In order to grow economically ... the country would have to become democratic.

Konstantin Sonin, who teaches at the University of Chicago and the Moscow School of Economics, believes that the biggest cause of stagnation is repression. "When media are branded as "foreign agents' and not allowed to expose corruption or other inefficiencies, a main mechanism for progress no longer works," he explained in a recent radio interview.

It is significant that in his State of the Nation address, at the end of April, Putin did not reveal any plan for growing the economy, Sergei Guriev says. Growth before 2008 was only driven by the price of oil and therefore politically harmless. "But to stimulate growth and investment now would require a determined fight against corruption, more competition in the market and independent courts," he explains. "And that would threaten Putin's system of power."

In order to grow economically, there would have to be a separation of powers as well as control of power in Russia. In short, the country would have to become democratic, and that, of course, completely contradicts Putin's ideas. The result, then, is that Russia instead risks another decade of stagnation.

At the same time, there are a lot of people in Russia, according to Guriev, who are acting responsibly and competently, including the Central Bank. The state budget is more or less balanced, furthermore, and international gold and currency reserves are high. This is helped by the fact that the Russian government introduced a budget rule in 2018 stipulating that only revenues from oil exports above a price of $42.40 per barrel may flow into the current budget. The rest must be added to the foreign exchange reserves.

These currently stand at $605.9 billion, which is $7.8 billion higher than during the peak of the commodity boom in 2008. Moreover, despite a slight increase during the COVID crisis, the total national debt is just 19% of the GDP. Putin has money. He just lacks the strength and will to use it in a way that benefits the economy as a whole and, by extension, the Russian people.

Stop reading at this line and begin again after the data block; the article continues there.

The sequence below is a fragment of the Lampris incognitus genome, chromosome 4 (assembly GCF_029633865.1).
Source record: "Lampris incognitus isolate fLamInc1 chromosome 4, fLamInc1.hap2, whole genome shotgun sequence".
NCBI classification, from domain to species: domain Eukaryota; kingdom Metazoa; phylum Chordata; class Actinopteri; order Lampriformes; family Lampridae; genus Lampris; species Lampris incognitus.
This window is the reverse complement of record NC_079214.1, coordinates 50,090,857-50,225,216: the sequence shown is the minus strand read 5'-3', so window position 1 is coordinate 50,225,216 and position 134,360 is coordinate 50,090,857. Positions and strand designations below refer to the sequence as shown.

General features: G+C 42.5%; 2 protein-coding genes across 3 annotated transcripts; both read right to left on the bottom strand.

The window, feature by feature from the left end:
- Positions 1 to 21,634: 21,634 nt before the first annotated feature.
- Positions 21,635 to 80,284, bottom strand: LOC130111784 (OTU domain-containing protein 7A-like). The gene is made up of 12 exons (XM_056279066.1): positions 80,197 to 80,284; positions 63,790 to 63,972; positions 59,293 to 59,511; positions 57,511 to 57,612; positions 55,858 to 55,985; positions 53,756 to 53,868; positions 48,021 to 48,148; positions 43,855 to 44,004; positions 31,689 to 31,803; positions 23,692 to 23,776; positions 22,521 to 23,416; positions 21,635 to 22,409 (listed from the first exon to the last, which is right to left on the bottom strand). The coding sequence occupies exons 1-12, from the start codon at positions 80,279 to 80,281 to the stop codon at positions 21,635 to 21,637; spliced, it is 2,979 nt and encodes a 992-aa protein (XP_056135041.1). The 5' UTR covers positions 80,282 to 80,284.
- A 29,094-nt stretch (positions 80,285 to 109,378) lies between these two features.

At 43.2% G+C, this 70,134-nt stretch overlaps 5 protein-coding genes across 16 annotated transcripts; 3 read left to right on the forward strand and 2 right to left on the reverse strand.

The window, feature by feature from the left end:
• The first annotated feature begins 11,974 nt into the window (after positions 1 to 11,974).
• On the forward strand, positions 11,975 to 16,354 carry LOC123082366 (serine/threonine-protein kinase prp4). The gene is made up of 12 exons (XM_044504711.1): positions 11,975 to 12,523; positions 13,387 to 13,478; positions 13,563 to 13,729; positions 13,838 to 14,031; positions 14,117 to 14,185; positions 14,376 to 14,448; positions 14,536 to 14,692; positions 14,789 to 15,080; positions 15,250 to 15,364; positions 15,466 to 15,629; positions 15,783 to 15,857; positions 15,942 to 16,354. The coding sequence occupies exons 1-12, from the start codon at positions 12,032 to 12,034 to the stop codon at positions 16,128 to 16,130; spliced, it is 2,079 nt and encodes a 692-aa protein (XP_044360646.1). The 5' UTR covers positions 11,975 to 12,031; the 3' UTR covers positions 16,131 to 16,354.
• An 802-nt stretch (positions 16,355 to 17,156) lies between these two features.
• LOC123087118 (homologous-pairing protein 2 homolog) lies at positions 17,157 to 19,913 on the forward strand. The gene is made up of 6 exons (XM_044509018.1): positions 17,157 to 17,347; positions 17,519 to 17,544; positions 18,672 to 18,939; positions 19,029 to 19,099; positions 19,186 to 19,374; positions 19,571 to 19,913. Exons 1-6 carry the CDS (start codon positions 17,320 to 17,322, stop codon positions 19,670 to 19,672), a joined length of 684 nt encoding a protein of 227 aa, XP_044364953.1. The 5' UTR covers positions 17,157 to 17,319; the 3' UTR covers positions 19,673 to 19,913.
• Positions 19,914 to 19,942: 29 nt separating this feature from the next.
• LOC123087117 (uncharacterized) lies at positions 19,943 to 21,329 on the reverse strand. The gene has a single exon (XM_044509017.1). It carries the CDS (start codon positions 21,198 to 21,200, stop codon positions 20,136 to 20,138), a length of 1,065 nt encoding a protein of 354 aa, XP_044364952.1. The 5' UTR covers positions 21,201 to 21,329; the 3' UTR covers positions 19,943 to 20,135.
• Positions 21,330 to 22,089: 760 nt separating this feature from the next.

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7 Ways The Pandemic May Change The Airline Industry For Good

Will flying be greener? More comfortable? Less frequent? As the world eyes a post-COVID reality, we look at ways the airline industry has been changing through a pandemic that has devastated air travel.

Ready for (a different kind of) takeoff?

Carl-Johan Karlsson

It's hard to overstate the damage the pandemic has had on the airline industry, with global revenues dropping by 40% in 2020 and dozens of airlines around the world filing for bankruptcy. One moment last year when the gravity became particularly apparent was when Asian carriers (in countries with low COVID-19 rates) began offering "flights to nowhere" — starting and ending at the same airport as a way to earn some cash from would-be travelers who missed the in-flight experience.

More than a year later today, experts believe that air traffic won't return to normal levels until 2024.

But beyond the financial woes, the unprecedented slowdown in air travel may bring some silver linings as key aspects of the industry are bound to change once back in full spin, with some longer-term effects on aviation already emerging. Here are some major transformations to expect in the coming years:

Cleaner aviation fuel

The U.S. administration of President Joe Biden and the airline industry recently agreed to the ambitious goal of replacing all jet fuel with sustainable alternatives by 2050. Already in a decade, the U.S. aims to produce three billion gallons of sustainable fuel — about one-tenth of current total use — from waste, plants and other organic matter.